When I first started this blog, I was an unemployed costumer attempting to create period gowns and costumes with very limited means. Although now employed, I still try to be as thrifty as possible. I am still "The Broke Costumer"!

In addition to posts about the outfits I make on a budget, this blog includes short research articles on fashion, history, accessories, styles, or whatever interests me at the moment.


I hope you enjoy my journey into the land of inexpensive costuming and short articles.




Sunday, December 16, 2012

The Half-Started Holiday Dress

My mother recently joined the Costume Guild, and is eager to sew Victorian gowns.  She bought some fabric in her favorite soft blue and grey colors.  Since she was familiar with modern sewing patterns, I gave her my Burda pattern 7880 to use rather than start her out on Truly Victorian.

Well, I guess its been awhile, because she cut out her dress size and NOT her pattern size!  She sewed the bodice pieces together, and it wouldn’t close.  She had made the underskirt first, plain with no embellishment.   She gave me the bodice pieces and plain underskirt, and she went out and bought more of the same fabric to start over.



I bought three yards of the crinkle poly taffeta at approximately $5 a yard to make an overskirt.  Then I thought about it.  I did not want the exact same dress as my mother, so I attacked the bodice with my scissors.  Instead of the high collared neck shown on the pattern, I cut a square neck.  I did not use the Burda overskirt pattern.   Instead, I used the Truly Victorian 303 Side Drape Overskirt pattern, which I love!!  Also to change it up, I cut about two inches off the sleeve length and added white lace around the cuffs.  



I decided to trim it out in white, as mom was using a grey braid for her trim.  I used about 4 yards of trim on the bodice, and 1 yard on the overskirt.   I used white flower shaped buttons down the front.










 I finished it enough to wear to the Costume Guild Holiday Party.  I did not have time to put the boning in, so that still needs to be done.  I want to find more of the blue the skirt is made from and add a row or two of ruffles around the bottom.

My mother and daughter joined me this year.   Here is a Three Generation photo of us.  My daughter is wearing a dress I made for her two years ago.  It is Truly Victorian pattern 216 - Parisian Trained Skirt with pattern TV 405 - Vest Basque.   Mom is wearing a Nataya dress with an added pink sash and underskirt.






Parisian Trained Skirt Pattern














Val and her beautiful dress







$15.00       3 yards of fabric for  overskirt
$  7.50       5 yards of trim
$  4.40       12 buttons
bit of white lace on cuffs from stash

Total        $26.90

10 comments:

  1. Suitably Jealous. Ladies, you look FABULOUS! Miss Cindy, you are such a talented seamstress. You make me want to start my sewing right away! Lovely job there.

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    1. Thanks Frenchy! Your gowns are better than mine, you should post them.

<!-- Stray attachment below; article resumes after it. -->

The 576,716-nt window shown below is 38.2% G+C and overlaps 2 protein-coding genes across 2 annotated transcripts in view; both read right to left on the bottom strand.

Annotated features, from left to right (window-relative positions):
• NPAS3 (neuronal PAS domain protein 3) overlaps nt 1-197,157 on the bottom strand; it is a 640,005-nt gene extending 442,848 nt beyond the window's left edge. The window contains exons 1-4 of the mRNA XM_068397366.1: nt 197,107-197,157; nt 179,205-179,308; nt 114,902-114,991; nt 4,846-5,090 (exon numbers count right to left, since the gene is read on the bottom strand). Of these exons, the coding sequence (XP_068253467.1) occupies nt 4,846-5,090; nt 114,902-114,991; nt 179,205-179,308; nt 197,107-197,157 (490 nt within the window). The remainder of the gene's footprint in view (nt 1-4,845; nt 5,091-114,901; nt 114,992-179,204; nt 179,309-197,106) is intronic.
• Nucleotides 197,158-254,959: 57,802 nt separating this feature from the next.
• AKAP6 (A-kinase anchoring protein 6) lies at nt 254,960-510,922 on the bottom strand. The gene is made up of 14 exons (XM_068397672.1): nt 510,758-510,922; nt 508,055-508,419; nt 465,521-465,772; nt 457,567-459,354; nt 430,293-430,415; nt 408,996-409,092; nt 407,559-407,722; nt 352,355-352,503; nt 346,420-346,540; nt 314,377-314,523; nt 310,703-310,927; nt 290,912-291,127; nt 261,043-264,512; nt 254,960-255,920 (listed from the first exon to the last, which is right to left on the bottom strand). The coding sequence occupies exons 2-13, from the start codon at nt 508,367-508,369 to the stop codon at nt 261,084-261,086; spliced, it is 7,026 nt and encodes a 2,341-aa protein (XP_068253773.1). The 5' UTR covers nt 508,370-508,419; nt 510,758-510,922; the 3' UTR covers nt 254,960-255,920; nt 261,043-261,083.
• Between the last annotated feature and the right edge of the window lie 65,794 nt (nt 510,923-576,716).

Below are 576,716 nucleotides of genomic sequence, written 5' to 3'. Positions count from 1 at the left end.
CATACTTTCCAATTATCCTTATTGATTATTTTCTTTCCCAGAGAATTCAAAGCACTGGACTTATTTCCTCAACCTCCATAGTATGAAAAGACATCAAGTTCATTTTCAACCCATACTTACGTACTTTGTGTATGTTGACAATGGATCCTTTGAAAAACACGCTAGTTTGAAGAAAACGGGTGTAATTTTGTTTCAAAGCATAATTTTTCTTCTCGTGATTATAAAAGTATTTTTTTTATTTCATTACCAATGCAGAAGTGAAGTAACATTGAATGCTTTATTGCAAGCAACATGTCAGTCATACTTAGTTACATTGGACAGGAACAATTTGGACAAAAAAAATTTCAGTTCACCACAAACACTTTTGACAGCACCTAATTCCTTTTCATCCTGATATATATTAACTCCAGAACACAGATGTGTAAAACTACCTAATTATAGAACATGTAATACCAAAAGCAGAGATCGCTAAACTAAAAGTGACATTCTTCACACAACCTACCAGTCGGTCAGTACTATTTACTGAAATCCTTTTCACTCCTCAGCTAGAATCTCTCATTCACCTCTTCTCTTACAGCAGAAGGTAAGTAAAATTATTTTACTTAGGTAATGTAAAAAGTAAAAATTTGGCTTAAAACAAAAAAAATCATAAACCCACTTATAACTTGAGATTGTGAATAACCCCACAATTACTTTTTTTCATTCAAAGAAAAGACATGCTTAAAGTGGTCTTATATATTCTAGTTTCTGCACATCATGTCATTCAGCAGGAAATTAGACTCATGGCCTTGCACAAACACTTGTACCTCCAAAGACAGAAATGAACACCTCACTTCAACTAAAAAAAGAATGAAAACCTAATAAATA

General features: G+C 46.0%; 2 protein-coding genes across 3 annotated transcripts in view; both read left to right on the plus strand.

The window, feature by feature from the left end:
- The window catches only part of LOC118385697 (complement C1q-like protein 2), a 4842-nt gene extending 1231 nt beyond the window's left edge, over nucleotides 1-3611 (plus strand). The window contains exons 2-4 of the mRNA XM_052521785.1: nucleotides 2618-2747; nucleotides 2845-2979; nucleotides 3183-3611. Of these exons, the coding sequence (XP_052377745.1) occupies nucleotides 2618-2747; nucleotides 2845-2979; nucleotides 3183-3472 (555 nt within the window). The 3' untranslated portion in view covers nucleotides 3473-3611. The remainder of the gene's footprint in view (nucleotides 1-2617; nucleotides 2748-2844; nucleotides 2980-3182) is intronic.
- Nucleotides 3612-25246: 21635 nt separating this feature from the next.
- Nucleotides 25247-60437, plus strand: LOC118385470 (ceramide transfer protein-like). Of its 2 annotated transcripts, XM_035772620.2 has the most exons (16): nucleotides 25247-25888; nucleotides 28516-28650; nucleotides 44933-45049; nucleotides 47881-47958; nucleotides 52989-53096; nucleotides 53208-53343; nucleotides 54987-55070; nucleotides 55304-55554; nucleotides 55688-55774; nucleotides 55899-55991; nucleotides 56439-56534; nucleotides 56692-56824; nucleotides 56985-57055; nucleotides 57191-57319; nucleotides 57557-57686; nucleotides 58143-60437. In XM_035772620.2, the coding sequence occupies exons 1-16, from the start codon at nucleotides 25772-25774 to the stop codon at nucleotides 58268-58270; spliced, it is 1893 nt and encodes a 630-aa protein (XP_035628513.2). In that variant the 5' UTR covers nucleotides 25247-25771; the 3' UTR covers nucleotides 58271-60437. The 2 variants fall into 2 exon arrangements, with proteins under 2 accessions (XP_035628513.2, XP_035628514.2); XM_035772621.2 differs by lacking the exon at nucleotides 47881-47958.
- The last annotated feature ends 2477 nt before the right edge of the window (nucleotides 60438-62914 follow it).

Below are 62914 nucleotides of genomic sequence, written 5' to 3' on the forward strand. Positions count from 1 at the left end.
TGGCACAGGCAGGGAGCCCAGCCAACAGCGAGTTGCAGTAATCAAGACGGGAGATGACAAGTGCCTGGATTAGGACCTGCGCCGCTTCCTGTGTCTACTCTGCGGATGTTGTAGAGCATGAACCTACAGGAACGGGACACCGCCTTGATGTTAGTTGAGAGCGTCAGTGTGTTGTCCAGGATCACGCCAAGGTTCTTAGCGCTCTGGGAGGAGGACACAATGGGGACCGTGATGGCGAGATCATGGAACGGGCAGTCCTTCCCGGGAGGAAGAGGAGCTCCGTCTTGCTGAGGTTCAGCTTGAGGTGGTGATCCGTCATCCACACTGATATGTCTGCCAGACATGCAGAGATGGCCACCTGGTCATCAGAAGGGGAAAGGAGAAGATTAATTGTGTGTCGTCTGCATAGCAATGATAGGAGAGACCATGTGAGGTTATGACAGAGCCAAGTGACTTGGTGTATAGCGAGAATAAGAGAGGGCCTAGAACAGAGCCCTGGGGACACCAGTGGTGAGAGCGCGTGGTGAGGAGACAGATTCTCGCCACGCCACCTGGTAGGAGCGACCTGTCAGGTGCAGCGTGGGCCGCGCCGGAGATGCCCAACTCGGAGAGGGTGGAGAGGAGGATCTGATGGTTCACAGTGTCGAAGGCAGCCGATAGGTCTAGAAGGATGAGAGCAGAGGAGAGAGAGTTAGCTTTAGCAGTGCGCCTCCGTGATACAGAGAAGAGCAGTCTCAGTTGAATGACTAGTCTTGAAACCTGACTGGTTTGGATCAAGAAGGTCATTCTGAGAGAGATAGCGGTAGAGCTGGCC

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  2. Okay! It looked great on you! The last picture shows the true color best.

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    1. Your pink dress was amazing. Everyone needs to check out her blog at http://vintageattirew-dnalof2007.blogspot.com/2012/12/an-1870-pretty-pink-plaid-day-gown.html

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  3. Your daughter's skirt is way past amazing! So much detail.

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    1. Thanks Suzy! Its one of those patterns that looks hard but is super easy to make. I am going to be making another one for myself as soon as I figure out what I want to do with it.

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  4. Someday I'm making that Parisian skirt. Your's always look so beautiful.
    Val

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  5. Lovely Gals, lovely gowns!!! Can't say enough Cindy, you always look terrific! Now I really want to do the Burda 7880, I've had the pattern for awhile but have gotten caught up with other projects. Wondering if you found any blaring problems with either the instructions or the pattern construction itself?

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  6. Sandra, I have never looked at the instructions :) My mother had cut out the bodice body and had sewn the pieces together. She gave me the cut out sleeve pieces and other random pieces. I did not put the neck high collar on, I cut a square neck out by eyeballing it. The sleeves went in as any other pattern. The skirt was very basic - attached to a waistband. The overskirt pattern was Truly Victorian, not the Burda one. Soooo this was basically a Frankencostume.

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  7. You all look lovely! Van and I go to each other's blogs and I admire all of you who sew so brilliantly!
    Mary
    http://anhistoricallady.blogspot.com

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